Urulu – The Extraordinary Pebble – Part IVAustralia & Pacific | Ricky | September 3, 2009 at 10:05 am
The Urulu or Ayers Rock is the second biggest monolithic formation globally, following Mount Augustus that is also located in Australia. Nearly twenty-five kilometres from Uluru, is yet another consecrated rock formation called the Kata Tjuta that means ‘several heads’ also known as ‘the Olgas’ that got the name due to Queen Olga from Württemberg during 1872.
The rock layers that constitute Uluru are thought to be nearly of the similar age and origin as the one at Kata Tjuta, in spite of the varying nature of the rocks found in them. The Urulu rock strata are virtually vertical, plummeting to the south-west direction at an 85 degree angle, having a bare thickness of nearly 2,400metres.
There are exceptional viewing locales that are accessible by road and parking being built to enable sightseers to partake in the finest sights of both sites during sunrise and sunset. The highly popular activities undertaken at Urulu are climbing it. Though the native Anangu community refrain from climbing it as they hold it in utter reverence, appealing even sightseers to abstain from scaling it, evident in the signposts put up to this effect.
Nevertheless, as Uluru is presently on lease as a national park to Australia the tourists can freely ascend the rock. The sheer climb to the crest of the Ayers Rock consumes more than an hour in the arid climatic conditions with sound fitness levels, proper climbing gear and plentiful water being the pre-requisite. About the base of the Urulu there are several disaster-management radio alarms set at varying locations to cope with any injury or aggravated health conditions.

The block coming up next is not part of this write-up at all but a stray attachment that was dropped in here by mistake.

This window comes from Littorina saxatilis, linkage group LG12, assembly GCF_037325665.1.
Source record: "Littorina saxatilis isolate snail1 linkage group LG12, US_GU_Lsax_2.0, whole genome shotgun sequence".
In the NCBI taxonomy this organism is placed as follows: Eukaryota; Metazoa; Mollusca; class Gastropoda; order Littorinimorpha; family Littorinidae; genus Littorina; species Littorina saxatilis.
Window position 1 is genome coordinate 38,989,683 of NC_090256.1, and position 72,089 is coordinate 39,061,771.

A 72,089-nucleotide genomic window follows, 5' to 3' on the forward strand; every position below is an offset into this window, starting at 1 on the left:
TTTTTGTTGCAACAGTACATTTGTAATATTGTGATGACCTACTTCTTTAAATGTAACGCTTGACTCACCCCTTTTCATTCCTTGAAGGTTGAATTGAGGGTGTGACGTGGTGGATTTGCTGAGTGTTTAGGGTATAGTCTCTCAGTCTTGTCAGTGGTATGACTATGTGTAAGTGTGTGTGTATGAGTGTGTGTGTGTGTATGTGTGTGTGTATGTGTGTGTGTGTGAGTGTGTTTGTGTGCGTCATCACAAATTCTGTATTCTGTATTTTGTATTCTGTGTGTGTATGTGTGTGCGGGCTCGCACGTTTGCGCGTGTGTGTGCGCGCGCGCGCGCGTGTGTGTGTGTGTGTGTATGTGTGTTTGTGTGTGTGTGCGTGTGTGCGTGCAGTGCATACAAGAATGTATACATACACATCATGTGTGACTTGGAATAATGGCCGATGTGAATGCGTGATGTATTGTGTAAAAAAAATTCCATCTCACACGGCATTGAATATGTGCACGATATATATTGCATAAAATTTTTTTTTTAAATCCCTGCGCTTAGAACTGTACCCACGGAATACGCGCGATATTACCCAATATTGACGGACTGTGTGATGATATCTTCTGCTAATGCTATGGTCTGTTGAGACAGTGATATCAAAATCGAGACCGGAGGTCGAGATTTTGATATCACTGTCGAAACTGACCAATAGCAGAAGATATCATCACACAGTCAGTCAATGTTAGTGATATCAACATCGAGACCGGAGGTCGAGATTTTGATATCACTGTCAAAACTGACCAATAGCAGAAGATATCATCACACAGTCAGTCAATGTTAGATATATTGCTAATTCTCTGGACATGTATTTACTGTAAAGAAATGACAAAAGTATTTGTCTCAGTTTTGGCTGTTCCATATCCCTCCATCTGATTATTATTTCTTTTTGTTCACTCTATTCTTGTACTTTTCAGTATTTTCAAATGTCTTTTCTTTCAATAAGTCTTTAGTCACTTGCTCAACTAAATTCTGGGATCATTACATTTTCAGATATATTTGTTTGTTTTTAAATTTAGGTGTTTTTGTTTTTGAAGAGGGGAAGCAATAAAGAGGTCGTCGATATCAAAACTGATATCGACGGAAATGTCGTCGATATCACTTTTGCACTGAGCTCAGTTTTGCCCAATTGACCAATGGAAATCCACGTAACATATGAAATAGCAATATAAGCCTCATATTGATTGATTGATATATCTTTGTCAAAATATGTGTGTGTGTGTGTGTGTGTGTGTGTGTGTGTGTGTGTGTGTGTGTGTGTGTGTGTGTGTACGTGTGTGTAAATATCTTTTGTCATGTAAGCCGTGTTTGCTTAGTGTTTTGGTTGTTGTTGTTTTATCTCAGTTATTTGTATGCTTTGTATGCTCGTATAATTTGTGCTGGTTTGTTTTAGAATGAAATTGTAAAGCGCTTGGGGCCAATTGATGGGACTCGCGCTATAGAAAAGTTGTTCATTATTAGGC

The climb is believed to tread upon a crucial dreaming trail that has been a perennial reason of sorrow and anguish amongst its time-honoured owners. Nonetheless, the natives are incapable of proscribing the climb as it is a top attraction among visitors that turn up in hoards annually for this reason. A rope for support has been incorporated for making the climb undemanding, yet it is a lengthy and precipitous climb with scores of climbers letting go of their intentions partway to ascend it. Numerous fatalities cited annually are directly correlated to climbing the rock, mostly due to cardiac arrest.
As the day progresses and the atmospheric conditions change, the rock spectacularly metamorphoses colours ranging from varied hues of blue, violet to radiant red. Scores of eager shutterbugs lay base here for days on end to get the best photo-ops to record the myriad colour variations of the Urulu, a once in a lifetime experience, not to be missed out.